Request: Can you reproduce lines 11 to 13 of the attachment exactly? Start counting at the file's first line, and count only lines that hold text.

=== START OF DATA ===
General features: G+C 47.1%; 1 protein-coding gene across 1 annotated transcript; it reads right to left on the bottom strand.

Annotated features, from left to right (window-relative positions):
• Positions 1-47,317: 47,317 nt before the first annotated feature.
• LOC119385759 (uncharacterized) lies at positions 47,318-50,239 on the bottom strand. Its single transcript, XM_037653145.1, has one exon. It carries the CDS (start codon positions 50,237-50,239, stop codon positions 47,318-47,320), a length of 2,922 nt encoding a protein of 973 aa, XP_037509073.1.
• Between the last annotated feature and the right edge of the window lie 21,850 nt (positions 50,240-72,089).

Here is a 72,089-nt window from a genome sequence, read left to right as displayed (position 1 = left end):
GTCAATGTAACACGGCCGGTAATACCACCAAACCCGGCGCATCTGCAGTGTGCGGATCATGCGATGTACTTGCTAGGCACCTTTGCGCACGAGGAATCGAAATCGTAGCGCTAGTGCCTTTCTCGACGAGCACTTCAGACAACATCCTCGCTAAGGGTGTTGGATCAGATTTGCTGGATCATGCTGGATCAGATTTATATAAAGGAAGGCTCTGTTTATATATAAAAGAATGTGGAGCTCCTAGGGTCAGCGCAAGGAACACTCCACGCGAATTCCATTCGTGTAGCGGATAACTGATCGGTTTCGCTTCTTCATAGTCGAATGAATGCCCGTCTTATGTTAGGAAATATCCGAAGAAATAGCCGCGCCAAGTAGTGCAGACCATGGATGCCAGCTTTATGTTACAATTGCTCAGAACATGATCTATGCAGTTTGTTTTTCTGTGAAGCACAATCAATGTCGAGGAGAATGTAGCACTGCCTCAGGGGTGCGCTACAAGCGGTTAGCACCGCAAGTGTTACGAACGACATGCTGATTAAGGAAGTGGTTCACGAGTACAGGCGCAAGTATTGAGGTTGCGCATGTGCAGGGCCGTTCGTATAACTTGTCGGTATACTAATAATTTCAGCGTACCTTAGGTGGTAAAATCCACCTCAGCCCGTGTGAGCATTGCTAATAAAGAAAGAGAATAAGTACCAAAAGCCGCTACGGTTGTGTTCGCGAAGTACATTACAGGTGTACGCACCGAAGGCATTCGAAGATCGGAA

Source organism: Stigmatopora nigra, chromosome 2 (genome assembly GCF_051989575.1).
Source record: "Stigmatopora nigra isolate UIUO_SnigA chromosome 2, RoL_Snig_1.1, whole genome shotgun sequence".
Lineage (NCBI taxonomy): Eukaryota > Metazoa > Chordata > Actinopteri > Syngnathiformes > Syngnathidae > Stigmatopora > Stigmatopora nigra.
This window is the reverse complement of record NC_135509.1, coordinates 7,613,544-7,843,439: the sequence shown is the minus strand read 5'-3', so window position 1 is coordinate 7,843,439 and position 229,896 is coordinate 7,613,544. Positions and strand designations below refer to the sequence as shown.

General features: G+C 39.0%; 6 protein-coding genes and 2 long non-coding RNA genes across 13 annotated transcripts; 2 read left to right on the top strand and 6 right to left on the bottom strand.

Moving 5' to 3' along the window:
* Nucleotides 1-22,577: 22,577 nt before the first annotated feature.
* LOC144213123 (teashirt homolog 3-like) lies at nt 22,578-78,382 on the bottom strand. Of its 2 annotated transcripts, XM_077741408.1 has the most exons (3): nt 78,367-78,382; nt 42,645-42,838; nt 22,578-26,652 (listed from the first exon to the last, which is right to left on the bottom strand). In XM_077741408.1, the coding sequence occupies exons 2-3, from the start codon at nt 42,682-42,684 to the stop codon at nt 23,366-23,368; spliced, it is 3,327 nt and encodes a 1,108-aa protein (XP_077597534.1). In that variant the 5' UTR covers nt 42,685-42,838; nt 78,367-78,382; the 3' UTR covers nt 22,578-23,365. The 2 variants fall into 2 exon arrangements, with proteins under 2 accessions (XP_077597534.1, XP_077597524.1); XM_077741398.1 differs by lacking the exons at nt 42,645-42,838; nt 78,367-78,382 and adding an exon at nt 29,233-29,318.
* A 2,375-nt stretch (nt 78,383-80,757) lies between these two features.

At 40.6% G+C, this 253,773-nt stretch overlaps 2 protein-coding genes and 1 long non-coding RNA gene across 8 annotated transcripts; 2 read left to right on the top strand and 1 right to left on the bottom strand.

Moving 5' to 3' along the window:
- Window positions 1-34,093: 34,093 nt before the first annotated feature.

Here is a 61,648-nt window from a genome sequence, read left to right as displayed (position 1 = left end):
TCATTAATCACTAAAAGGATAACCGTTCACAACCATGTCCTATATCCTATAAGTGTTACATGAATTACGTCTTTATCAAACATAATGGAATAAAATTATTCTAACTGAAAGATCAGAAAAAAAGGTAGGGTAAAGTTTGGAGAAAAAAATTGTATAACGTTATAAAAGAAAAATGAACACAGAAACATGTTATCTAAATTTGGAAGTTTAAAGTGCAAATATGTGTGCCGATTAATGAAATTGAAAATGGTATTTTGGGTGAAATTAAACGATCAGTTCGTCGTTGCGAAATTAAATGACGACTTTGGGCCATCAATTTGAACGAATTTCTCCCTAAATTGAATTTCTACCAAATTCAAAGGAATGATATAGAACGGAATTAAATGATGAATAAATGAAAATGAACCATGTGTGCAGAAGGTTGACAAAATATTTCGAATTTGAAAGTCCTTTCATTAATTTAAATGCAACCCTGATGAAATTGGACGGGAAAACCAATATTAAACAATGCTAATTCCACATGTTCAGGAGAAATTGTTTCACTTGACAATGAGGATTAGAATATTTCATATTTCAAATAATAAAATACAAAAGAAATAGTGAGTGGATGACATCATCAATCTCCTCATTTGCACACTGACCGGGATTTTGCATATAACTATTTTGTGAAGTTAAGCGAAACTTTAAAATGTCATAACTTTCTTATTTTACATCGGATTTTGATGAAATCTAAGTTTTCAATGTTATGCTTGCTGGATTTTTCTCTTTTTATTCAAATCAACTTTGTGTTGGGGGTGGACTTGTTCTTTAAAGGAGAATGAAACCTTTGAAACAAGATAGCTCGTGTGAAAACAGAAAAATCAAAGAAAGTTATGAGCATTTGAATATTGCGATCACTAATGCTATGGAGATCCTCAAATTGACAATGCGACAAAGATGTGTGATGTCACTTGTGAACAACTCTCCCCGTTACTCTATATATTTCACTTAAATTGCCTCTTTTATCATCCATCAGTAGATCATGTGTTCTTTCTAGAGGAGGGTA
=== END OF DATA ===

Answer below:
This window is the reverse complement of record NC_135509.1, coordinates 7,613,544-7,843,439: the sequence shown is the minus strand read 5'-3', so window position 1 is coordinate 7,843,439 and position 229,896 is coordinate 7,613,544. Positions and strand designations below refer to the sequence as shown.

General features: G+C 39.0%; 6 protein-coding genes and 2 long non-coding RNA genes across 13 annotated transcripts; 2 read left to right on the top strand and 6 right to left on the bottom strand.

Moving 5' to 3' along the window: